This paper presents an overview of the interoperability concepts along with the challenges for the IoT domain and the upcoming Web 3.0. We identify four levels of interoperability and the relevant solutions for accomplishing vertical and horizontal compatibility between the various layers of a modern IoT ecosystem, referred to as: technological, syntactic, semantic, and organizational interoperability. The goal is to achieve cross-domain interaction and facilitate the proper usage and management of the provided IoT services and applications. An interoperability framework is also proposed where the involved system components can cooperate and offer the seamless operation from the device to the backend framework. This by-design end-to-end interoperation enables the interplay of several complex service composition settings and the management of the system via patterns. The overall proposal is adopted by the EU funded project SEMIoTICS as an enabler towards the IoT and Web 3.0, even when products from different vendors are utilized.
In the last few years, many smart objects found in the physical world are interconnected and communicate through the existing internet infrastructure which creates a global network infrastructure called the Internet of Things (IoT). Research has shown a substantial development of solutions for a wide range of devices and IoT platforms over the past 6-7 years. However, each solution provides its own IoT infrastructure, devices, APIs, and data formats leading to interoperability issues. Such interoperability issues are the consequence of many critical issues such as vendor lock-in, impossibility to develop IoT application exposing cross-platform, and/or cross-domain, difficulty in plugging non-interoperable IoT devices into different IoT platforms, and ultimately prevents the emergence of IoT technology at a large-scale. To enable seamless resource sharing between different IoT vendors, efforts by several academia, industry, and standardization bodies have emerged to help IoT interoperability, i.e., the ability for multiple IoT platforms from different vendors to work together. This paper performs a comprehensive survey on the state-of-the-art solutions for facilitating interoperability between different IoT platforms. Also, the key challenges in this topic is presented.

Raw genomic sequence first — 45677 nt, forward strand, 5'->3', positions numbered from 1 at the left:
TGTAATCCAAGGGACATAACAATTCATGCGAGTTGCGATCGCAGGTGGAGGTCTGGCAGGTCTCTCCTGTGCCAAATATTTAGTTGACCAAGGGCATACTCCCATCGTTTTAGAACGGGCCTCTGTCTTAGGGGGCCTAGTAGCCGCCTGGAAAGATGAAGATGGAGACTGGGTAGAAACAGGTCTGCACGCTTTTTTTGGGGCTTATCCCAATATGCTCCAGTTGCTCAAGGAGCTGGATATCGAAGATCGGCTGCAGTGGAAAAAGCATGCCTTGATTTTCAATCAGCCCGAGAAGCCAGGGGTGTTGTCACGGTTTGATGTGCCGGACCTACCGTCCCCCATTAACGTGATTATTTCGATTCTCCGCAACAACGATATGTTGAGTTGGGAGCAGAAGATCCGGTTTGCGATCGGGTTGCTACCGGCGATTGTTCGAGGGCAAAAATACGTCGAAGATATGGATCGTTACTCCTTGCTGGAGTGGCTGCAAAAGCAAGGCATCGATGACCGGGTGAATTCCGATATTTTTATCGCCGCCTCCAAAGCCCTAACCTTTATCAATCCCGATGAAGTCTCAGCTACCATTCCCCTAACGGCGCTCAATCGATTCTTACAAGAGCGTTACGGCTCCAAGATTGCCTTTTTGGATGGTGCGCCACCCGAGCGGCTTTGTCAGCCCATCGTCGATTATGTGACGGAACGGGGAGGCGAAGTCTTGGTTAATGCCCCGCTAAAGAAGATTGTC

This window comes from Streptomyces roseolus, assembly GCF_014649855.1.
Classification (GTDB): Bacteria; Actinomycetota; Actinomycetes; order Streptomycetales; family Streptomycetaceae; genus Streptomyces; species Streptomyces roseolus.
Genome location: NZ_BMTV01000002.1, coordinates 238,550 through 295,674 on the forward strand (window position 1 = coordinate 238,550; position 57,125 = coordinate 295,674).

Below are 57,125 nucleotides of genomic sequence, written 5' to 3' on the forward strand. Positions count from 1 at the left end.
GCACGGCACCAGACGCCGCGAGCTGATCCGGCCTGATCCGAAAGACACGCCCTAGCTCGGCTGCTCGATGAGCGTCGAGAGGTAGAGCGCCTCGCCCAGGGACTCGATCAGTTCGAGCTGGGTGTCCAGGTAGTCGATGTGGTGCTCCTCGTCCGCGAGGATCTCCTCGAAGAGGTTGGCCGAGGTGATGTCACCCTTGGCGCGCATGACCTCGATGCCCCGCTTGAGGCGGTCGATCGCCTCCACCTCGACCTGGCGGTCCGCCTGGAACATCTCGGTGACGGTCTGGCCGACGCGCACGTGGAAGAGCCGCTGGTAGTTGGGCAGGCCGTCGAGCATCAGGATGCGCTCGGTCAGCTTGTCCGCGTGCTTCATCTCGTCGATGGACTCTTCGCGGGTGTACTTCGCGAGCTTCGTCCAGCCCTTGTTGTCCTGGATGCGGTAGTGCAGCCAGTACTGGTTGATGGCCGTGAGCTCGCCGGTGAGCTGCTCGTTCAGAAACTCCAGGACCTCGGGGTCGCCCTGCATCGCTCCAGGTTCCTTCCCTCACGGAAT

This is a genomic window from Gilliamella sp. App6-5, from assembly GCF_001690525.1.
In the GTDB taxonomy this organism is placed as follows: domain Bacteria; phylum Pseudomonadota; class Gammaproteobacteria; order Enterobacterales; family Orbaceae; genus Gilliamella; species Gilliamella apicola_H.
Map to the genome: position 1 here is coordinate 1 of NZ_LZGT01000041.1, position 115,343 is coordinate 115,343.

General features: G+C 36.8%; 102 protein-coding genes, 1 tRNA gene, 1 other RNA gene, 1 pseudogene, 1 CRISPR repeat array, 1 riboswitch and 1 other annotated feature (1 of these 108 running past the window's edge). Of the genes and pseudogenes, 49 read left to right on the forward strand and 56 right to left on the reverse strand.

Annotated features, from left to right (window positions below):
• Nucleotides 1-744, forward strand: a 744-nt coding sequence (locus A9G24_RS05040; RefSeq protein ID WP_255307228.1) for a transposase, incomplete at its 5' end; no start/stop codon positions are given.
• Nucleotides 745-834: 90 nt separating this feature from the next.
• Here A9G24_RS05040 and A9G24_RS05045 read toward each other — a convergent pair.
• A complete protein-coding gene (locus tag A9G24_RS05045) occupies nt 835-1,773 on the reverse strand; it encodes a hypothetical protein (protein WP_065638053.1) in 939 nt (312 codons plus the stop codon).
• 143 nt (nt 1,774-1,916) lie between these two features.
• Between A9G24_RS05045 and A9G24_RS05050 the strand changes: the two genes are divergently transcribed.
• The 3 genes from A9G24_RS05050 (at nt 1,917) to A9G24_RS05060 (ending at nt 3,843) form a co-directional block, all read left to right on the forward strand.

The Internet of Things (IoT) brings connectivity to about every objects found in the physical space. It